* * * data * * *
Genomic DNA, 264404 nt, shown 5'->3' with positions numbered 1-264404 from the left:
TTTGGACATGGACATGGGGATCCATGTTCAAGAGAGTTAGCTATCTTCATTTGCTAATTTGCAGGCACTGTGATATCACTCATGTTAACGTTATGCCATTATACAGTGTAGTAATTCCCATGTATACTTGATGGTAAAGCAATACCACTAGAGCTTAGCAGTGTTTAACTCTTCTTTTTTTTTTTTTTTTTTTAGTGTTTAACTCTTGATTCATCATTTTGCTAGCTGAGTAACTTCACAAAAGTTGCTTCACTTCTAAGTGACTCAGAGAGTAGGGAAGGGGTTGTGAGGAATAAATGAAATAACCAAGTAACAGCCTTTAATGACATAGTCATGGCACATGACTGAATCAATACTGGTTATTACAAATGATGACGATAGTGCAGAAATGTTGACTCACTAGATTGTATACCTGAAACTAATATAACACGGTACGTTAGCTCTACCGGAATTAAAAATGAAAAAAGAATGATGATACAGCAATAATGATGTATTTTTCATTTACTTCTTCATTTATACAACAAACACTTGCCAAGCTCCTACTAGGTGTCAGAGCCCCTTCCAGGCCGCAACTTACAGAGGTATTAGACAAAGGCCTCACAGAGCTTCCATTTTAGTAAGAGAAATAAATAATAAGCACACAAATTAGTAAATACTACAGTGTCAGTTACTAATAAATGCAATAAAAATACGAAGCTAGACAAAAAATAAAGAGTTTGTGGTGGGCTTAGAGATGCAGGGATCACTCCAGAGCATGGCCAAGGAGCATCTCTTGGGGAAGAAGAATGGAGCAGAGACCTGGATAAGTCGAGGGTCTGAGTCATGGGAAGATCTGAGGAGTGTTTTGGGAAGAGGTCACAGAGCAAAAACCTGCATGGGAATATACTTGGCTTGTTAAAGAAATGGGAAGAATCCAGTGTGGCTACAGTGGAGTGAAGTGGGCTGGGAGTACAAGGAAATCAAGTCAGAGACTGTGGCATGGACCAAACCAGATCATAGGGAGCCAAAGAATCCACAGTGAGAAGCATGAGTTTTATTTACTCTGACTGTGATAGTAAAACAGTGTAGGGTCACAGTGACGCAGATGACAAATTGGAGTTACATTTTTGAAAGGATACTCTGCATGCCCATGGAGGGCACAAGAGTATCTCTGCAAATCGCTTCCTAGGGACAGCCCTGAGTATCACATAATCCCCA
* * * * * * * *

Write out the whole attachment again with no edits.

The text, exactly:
Genomic DNA, 264404 nt, shown 5'->3' with positions numbered 1-264404 from the left:
TTTGGACATGGACATGGGGATCCATGTTCAAGAGAGTTAGCTATCTTCATTTGCTAATTTGCAGGCACTGTGATATCACTCATGTTAACGTTATGCCATTATACAGTGTAGTAATTCCCATGTATACTTGATGGTAAAGCAATACCACTAGAGCTTAGCAGTGTTTAACTCTTCTTTTTTTTTTTTTTTTTTTAGTGTTTAACTCTTGATTCATCATTTTGCTAGCTGAGTAACTTCACAAAAGTTGCTTCACTTCTAAGTGACTCAGAGAGTAGGGAAGGGGTTGTGAGGAATAAATGAAATAACCAAGTAACAGCCTTTAATGACATAGTCATGGCACATGACTGAATCAATACTGGTTATTACAAATGATGACGATAGTGCAGAAATGTTGACTCACTAGATTGTATACCTGAAACTAATATAACACGGTACGTTAGCTCTACCGGAATTAAAAATGAAAAAAGAATGATGATACAGCAATAATGATGTATTTTTCATTTACTTCTTCATTTATACAACAAACACTTGCCAAGCTCCTACTAGGTGTCAGAGCCCCTTCCAGGCCGCAACTTACAGAGGTATTAGACAAAGGCCTCACAGAGCTTCCATTTTAGTAAGAGAAATAAATAATAAGCACACAAATTAGTAAATACTACAGTGTCAGTTACTAATAAATGCAATAAAAATACGAAGCTAGACAAAAAATAAAGAGTTTGTGGTGGGCTTAGAGATGCAGGGATCACTCCAGAGCATGGCCAAGGAGCATCTCTTGGGGAAGAAGAATGGAGCAGAGACCTGGATAAGTCGAGGGTCTGAGTCATGGGAAGATCTGAGGAGTGTTTTGGGAAGAGGTCACAGAGCAAAAACCTGCATGGGAATATACTTGGCTTGTTAAAGAAATGGGAAGAATCCAGTGTGGCTACAGTGGAGTGAAGTGGGCTGGGAGTACAAGGAAATCAAGTCAGAGACTGTGGCATGGACCAAACCAGATCATAGGGAGCCAAAGAATCCACAGTGAGAAGCATGAGTTTTATTTACTCTGACTGTGATAGTAAAACAGTGTAGGGTCACAGTGACGCAGATGACAAATTGGAGTTACATTTTTGAAAGGATACTCTGCATGCCCATGGAGGGCACAAGAGTATCTCTGCAAATCGCTTCCTAGGGACAGCCCTGAGTATCACATAATCCCCA